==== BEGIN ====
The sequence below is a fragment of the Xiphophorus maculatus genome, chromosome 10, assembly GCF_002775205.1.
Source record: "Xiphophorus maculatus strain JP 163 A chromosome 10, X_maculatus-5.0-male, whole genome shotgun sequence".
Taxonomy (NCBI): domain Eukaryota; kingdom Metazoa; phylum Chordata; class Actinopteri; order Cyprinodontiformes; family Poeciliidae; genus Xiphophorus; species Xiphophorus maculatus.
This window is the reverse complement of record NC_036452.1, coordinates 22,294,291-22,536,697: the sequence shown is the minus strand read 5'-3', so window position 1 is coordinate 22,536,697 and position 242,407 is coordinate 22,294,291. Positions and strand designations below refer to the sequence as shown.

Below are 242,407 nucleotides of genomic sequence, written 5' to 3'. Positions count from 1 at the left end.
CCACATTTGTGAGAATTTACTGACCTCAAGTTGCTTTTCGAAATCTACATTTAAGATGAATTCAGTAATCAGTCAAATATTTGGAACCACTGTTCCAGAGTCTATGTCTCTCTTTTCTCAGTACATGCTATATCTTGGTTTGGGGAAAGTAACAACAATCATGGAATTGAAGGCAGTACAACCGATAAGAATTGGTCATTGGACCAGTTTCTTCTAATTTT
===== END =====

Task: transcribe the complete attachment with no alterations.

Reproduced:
The sequence below is a fragment of the Xiphophorus maculatus genome, chromosome 10, assembly GCF_002775205.1.
Source record: "Xiphophorus maculatus strain JP 163 A chromosome 10, X_maculatus-5.0-male, whole genome shotgun sequence".
Taxonomy (NCBI): domain Eukaryota; kingdom Metazoa; phylum Chordata; class Actinopteri; order Cyprinodontiformes; family Poeciliidae; genus Xiphophorus; species Xiphophorus maculatus.
This window is the reverse complement of record NC_036452.1, coordinates 22,294,291-22,536,697: the sequence shown is the minus strand read 5'-3', so window position 1 is coordinate 22,536,697 and position 242,407 is coordinate 22,294,291. Positions and strand designations below refer to the sequence as shown.

Below are 242,407 nucleotides of genomic sequence, written 5' to 3'. Positions count from 1 at the left end.
CCACATTTGTGAGAATTTACTGACCTCAAGTTGCTTTTCGAAATCTACATTTAAGATGAATTCAGTAATCAGTCAAATATTTGGAACCACTGTTCCAGAGTCTATGTCTCTCTTTTCTCAGTACATGCTATATCTTGGTTTGGGGAAAGTAACAACAATCATGGAATTGAAGGCAGTACAACCGATAAGAATTGGTCATTGGACCAGTTTCTTCTAATTTT